The ambition and intricacy of Purple is then grounded on the incommensurability of its subject matter. Channeling the global predicament into the gallery space, the artist makes it is impossible to apprehend the totality of the work. Each view is invariably fractional. As a gallery piece, Purple constitutes a collective experience, shared among viewers. Yet, each can never watch the exact same sequence as the other, the exact same film. The artist rejects the supremacy of a one-dimensional narrative, encouraging different readings of the violent juxtapositions he puts forth; allowing for different “relations of solitude” with the work; and demonstrating our state of apathy and impotence before this shared reality.

Contrast, apposition and simultaneity are key in the execution of Purple. Not only for collapsing the time-space continuum and approximating distant cultures, but also for interlinking fractional biographical narratives, both real and imagined, with the immense and impersonal climatic realm. This baroque composition has no script but it does have an internal logic. An underlying chronicle from birth to death unfolds in five progressive movements that are punctuated by rhythmic counterpoints: warm and cold weather systems; active bodies and contemplative figures; frenetic machines and latent landscapes.

Although underlining our glorious path to self-extinction is certainly defensible, I wonder if linearity is at all fruitful in this work… Does it make sense to create a progression of consecutive movements into decay to speak about the indeterminacy of the hyperobject or the entropy of the Antropocene? Perhaps this linear narrative exists only to be disrupted and reshuffled, but it can come off as somewhat didactic. The work is most compelling at moments when the collage of scenes is most oblique, complex and nuanced – as puzzling as the hyperobject itself.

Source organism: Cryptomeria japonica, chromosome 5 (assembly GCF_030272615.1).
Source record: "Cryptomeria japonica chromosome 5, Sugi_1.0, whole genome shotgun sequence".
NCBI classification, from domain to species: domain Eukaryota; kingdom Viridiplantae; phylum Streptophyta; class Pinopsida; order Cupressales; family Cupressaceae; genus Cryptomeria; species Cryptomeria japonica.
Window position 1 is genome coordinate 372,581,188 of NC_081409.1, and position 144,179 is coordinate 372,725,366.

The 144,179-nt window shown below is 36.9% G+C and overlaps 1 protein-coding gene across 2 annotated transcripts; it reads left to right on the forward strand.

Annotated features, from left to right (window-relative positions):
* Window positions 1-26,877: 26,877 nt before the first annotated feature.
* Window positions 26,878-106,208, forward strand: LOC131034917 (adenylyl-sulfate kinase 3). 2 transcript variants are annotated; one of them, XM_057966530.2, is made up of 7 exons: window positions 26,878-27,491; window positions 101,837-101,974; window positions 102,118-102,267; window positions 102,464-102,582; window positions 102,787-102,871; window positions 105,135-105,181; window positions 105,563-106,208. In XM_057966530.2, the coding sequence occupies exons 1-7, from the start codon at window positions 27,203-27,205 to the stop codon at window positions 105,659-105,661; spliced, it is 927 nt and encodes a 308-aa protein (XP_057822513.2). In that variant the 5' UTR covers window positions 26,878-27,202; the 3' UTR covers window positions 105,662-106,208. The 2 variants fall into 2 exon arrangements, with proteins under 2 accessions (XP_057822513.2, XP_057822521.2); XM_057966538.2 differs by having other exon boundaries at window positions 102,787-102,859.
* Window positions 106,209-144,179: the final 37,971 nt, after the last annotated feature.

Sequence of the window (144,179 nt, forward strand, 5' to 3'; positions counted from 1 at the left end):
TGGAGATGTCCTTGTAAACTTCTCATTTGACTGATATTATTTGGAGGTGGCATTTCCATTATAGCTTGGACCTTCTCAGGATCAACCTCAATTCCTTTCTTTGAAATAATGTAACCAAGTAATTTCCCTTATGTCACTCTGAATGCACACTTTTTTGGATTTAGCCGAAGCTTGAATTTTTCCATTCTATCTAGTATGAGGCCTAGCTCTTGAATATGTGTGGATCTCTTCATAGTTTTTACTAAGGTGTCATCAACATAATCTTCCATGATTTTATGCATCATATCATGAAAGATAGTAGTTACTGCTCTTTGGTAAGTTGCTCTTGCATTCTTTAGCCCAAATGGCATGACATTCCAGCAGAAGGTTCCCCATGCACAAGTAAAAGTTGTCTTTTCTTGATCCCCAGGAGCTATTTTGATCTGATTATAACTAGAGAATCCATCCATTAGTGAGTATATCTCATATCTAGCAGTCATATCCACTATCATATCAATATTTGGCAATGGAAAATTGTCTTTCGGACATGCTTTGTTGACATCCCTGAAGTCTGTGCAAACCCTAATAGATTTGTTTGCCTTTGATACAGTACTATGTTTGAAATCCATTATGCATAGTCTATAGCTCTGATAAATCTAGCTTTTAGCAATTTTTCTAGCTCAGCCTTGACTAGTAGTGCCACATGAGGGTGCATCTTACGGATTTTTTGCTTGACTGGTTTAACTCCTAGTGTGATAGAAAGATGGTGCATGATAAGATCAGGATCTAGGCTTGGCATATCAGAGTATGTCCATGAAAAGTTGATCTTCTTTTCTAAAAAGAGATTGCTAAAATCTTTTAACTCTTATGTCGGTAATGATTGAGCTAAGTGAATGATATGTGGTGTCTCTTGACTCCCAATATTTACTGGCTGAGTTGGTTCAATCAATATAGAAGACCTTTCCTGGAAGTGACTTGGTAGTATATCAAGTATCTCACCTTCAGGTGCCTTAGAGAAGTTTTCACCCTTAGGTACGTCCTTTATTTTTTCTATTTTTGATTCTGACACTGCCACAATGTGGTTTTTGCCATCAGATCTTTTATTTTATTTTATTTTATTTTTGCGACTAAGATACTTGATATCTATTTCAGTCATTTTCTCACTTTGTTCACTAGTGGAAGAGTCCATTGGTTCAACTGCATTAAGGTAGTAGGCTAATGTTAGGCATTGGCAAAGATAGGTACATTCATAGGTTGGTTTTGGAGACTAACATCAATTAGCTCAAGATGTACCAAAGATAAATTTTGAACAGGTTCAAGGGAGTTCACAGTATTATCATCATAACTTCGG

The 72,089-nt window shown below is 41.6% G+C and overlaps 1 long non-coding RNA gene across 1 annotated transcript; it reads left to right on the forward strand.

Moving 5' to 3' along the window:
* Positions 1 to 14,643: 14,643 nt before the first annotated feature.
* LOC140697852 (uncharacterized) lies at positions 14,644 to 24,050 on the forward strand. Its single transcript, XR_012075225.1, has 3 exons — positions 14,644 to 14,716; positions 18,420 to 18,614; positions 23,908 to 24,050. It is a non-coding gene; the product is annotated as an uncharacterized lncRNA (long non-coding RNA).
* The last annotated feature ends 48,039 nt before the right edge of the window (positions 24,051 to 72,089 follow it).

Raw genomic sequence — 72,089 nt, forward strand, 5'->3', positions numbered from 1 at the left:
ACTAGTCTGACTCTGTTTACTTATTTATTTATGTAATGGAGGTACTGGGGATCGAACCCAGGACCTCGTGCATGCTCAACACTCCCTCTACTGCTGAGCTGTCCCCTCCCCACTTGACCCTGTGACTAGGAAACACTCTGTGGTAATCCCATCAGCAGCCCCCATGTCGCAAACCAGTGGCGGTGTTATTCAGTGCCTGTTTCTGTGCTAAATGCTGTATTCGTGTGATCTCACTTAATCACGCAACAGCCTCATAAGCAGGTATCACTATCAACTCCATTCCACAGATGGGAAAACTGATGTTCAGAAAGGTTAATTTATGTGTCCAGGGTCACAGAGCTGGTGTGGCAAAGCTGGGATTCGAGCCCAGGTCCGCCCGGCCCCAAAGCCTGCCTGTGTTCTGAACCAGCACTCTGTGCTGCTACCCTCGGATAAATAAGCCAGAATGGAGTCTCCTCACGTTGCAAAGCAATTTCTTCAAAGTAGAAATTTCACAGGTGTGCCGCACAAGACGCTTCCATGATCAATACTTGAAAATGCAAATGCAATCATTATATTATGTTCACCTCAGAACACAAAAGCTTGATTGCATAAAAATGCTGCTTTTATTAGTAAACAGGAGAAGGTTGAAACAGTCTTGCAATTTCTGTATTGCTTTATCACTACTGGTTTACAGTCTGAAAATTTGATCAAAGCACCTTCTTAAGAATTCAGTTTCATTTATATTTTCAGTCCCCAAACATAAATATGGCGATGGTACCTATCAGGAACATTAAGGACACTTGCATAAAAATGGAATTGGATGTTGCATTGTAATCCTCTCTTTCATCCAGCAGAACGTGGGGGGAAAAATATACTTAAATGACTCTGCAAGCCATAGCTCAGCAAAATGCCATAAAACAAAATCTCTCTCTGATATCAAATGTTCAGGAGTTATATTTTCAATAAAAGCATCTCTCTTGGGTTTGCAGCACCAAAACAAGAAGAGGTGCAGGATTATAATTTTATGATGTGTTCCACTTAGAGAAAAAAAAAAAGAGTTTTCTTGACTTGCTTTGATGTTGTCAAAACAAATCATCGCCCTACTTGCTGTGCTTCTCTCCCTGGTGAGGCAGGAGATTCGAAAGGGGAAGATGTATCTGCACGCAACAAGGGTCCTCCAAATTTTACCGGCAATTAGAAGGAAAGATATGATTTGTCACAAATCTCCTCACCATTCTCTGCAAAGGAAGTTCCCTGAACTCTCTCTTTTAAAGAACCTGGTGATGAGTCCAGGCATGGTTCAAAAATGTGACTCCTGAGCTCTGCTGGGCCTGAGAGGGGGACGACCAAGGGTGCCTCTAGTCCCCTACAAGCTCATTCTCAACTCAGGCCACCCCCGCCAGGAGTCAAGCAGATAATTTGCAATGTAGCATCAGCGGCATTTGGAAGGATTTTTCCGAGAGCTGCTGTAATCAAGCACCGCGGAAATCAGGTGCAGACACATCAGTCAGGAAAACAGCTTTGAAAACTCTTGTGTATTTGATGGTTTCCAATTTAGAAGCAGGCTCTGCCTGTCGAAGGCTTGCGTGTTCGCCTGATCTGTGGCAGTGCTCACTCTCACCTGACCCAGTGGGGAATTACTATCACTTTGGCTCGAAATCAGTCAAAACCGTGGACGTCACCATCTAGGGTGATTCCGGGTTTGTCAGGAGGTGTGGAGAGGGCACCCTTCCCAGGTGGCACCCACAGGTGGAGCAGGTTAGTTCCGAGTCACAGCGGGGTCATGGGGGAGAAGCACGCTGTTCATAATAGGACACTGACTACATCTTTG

In turn, the contrast of pace between the automation of events and actions and the paralysis of bearing witness can be highly suggestive. One of the most intriguing aspects of the film is the recurring appearance of people dancing. When asked about it, the artist explained that he was searching for material that said something about this era and he started seeing in dance “an index of sociality, a key metaphor for being human.” The numerous fragments of people dancing and singing that populate the film, from ball dancing to disco moves, from rock concerts to folk songs, poignantly stress our state of oblivion, as we let ourselves be entertained in the face of a self-produced calamity. It is possible to make a paradoxical parallel with a vanitas tableau, with these scenes working as a prequel of a still life, showcasing human vitality while pointing to the inevitability of our demise.

The exploration of these dichotomies ties Purple to Akomfrah’s oeuvre in an intimate way. The “affective proximity” of these scenes reaffirms a belief that has driven much of his work – namely the obsessive research of archival footage – the conviction that a forsaken image, or a forgotten memory can be incredibly revealing in the future. A passionate poststructuralist, Akomfrah repeatedly exercises his drive to read against the grain: